We have to acknowledge that in life, there is a pendulum — one that sometimes goes to extremes in one direction and then, frequently, slowly swings back. It symbolizes our ability to come to our senses and venture back to center, or at least a more rational position.
For instance, most was fine with normal adult women until 1994, when a phenomenon called "Beanie Babies" appeared, causing an insatiable buying frenzy to erupt. Mothers and grandmothers couldn't get enough of them for their children, grandchildren and themselves. Inflated values came into play: Some were traded and sold for hundreds of dollars. A black market even emerged, and fights broke out in stores. Eventually, the pendulum began to swing back and cooler heads prevailed. And now we're left with countless closets and drawers filled with almost worthless stuffed toys.
This came to mind when I saw the offering of this year's holiday postage stamps. None features Beanie Babies but they relate to the pattern of the pendulum swinging through the years.
The first Christmas stamp was introduced in 1962. The lowly two-color issue featured a simple wreath, two candles and the word "Christmas." The next year's stamp showed a decorated tree in a rural field imprinted with "Christmas 1963," starting a tradition for those who loved sending Christmas cards.
For a while, the USPS included images of angels and the Madonna and Child on stamps. But then, in 1970, a different kind of stamp — one featuring toys — emerged, and consumers gained the ability to choose between religious-themed "traditional" stamps or "contemporary" ones.
Fast forward to 1980, when some began objecting to the stamps. On the contemporary stamp, the word "Christmas" was replaced with "Season's Greetings." And to further remove religion from the equation, the traditional stamp included only an image of Mother and Child, which was clearly identified as being a classic painting by an old master. The pendulum of political correctness had swung against stamps for Christmas, even though others issued for Hanukkah, Eid and Kwanzaa were noncontroversial.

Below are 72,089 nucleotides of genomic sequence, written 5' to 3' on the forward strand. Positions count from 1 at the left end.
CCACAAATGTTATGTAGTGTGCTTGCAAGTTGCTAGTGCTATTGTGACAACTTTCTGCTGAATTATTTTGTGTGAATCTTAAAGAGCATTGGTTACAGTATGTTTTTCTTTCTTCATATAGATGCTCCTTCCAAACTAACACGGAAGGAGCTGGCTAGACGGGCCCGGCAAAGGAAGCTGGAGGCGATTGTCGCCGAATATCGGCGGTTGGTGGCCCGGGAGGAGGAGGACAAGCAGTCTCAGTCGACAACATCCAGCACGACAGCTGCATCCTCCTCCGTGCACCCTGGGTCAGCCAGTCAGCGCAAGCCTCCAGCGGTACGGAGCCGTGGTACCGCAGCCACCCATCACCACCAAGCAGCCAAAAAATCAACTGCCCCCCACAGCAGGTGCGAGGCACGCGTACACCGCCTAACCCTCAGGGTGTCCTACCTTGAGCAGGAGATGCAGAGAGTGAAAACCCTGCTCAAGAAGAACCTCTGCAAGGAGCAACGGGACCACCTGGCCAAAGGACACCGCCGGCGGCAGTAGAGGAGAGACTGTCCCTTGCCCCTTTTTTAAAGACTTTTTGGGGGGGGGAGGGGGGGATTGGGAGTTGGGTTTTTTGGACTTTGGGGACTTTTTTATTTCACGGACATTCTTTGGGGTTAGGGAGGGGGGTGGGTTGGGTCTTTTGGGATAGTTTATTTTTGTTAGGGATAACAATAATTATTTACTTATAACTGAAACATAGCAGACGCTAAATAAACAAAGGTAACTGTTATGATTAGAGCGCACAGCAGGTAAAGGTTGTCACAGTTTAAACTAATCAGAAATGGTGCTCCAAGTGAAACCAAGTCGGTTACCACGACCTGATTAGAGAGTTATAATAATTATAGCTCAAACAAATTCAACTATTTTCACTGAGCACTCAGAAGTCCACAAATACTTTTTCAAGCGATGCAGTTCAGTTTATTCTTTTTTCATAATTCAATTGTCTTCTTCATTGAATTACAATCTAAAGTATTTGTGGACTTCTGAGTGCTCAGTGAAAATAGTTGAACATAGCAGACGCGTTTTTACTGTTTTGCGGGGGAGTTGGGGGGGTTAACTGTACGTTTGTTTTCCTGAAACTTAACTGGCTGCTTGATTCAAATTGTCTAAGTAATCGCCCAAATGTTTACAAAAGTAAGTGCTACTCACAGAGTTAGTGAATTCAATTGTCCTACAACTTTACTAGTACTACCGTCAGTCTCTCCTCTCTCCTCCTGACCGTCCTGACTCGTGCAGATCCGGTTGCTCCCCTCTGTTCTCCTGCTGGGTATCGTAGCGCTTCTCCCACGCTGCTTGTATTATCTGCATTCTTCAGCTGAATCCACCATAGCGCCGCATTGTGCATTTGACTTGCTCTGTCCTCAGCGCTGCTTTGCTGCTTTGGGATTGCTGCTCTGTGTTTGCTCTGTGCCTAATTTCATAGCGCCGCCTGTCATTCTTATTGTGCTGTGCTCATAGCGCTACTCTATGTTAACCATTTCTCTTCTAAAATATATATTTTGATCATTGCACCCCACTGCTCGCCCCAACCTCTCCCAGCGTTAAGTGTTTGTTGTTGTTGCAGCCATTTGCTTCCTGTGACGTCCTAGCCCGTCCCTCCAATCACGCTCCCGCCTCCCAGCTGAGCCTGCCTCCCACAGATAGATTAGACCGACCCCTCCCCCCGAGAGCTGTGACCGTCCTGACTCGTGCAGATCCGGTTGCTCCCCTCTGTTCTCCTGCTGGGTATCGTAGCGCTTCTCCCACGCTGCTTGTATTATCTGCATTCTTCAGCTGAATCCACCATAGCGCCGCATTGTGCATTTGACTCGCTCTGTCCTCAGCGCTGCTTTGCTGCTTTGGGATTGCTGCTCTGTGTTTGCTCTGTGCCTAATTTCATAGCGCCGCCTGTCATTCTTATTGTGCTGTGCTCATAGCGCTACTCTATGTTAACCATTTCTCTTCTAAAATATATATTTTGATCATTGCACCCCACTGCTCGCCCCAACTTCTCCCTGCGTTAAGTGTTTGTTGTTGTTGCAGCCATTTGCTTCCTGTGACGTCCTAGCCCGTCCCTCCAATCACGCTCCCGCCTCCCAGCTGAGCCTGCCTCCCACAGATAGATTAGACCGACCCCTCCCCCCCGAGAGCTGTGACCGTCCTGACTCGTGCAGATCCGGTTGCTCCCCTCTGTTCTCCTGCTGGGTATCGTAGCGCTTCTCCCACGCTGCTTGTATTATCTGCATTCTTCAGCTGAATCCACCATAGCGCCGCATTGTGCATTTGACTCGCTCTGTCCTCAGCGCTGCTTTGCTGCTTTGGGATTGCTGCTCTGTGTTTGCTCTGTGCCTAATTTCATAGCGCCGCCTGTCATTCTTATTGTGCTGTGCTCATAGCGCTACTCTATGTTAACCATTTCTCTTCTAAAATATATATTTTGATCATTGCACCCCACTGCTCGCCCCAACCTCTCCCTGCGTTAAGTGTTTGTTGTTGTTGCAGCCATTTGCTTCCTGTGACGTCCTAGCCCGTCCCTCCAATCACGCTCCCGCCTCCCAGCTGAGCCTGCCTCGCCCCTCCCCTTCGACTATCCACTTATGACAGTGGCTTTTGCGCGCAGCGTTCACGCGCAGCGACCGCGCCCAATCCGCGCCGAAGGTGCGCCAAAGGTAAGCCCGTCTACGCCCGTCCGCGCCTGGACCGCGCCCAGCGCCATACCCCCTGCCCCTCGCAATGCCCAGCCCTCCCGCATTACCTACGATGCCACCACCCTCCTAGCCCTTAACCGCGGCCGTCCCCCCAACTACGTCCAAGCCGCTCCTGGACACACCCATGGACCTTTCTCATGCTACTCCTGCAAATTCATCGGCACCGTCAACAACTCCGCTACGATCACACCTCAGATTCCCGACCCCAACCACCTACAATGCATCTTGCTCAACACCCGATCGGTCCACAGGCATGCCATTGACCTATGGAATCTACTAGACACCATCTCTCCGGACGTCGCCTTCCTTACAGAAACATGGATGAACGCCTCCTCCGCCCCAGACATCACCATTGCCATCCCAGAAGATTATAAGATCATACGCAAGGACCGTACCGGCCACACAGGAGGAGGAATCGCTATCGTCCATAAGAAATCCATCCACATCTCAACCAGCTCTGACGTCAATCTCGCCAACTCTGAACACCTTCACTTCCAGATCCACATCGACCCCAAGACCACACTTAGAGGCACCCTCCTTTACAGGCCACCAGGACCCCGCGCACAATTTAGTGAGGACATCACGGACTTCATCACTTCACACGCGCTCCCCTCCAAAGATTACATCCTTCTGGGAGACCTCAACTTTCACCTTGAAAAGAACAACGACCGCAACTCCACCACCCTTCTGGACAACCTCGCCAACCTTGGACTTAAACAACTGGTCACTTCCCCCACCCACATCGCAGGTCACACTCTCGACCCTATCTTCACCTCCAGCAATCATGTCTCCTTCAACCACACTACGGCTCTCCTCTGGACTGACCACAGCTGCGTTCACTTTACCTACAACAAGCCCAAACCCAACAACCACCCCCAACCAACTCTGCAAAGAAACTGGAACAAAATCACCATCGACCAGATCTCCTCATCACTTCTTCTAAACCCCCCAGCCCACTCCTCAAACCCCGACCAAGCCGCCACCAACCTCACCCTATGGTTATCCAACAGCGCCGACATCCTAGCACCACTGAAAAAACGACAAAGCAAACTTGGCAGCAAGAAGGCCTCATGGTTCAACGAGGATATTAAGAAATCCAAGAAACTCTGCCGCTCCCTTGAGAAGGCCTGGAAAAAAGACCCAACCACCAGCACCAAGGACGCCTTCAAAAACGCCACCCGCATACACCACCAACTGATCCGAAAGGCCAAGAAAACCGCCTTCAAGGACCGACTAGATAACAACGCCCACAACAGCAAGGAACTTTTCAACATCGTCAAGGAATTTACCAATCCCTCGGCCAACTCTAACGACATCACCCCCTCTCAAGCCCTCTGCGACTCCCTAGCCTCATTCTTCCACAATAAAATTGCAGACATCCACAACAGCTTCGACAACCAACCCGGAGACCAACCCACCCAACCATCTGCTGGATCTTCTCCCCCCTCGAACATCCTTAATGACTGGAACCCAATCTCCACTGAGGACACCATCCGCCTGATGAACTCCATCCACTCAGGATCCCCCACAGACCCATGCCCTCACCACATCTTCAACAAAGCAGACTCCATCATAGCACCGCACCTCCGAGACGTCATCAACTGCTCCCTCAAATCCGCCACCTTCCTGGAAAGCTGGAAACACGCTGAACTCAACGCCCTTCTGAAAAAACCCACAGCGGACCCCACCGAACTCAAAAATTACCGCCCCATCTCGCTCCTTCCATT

By 1986, "Season's Greetings" devolved into just "Greetings," the same salutation young people get from the president when being informed of being drafted. The images on the stamps became equally neutral with snowmen, kids on sleds and cardinals in evergreen trees. Finally, bowing to pressure from a handful of people demanding fully secular affiliation, the USPS removed even the word "Greetings," and what remained were stamps with cartoon images of people skating, pinecones and snowflakes.
It's interesting how the subject matter controversy appears to be isolated to Christmas. In the same fashion, I suppose equal objections could be made against the annual "LOVE" stamps in deference to those not in a relationship; flag stamps for those with dual citizenship; and military stamps for conscientious objectors.
Shy of canceling the holiday or stamps altogether, the pendulum may have finally reached its zenith. A glimmer of flexibility was seen recently in the traditional stamp, which showed a photo image of a man leading a woman and baby on a donkey across a desert as a bright star shines in the sky. The religious connection to Joseph, Mary, Baby Jesus and the Star of Bethlehem is unmistakable.
For 2013, the traditional stamp comes with a Madonna and Child classic painting (by 16th-century master J. Gossaert) and contemporary stamps show decorated gingerbread houses. Is this a game changer? Maybe. It's certainly no more secular than the picture of the menorah on the Hanukkah stamp or the inscription on the Islamic Eid stamp, which, according to the USPS, translates to "May your religious holiday be blessed." Not much gray area there.
At the end of the day, all the U.S. Postal Service hopes is that patrons use the stamps to send Christmas or other holiday cards. That tradition, too, has been waning in recent years. Perhaps the pendulum will start to swing back for those as well. This is the season for miracles, so anything's possible.
To find out more about Peter Rexford and features by other Creators Syndicate writers and cartoonists, visit the Creators Syndicate Web page at www.creators.com.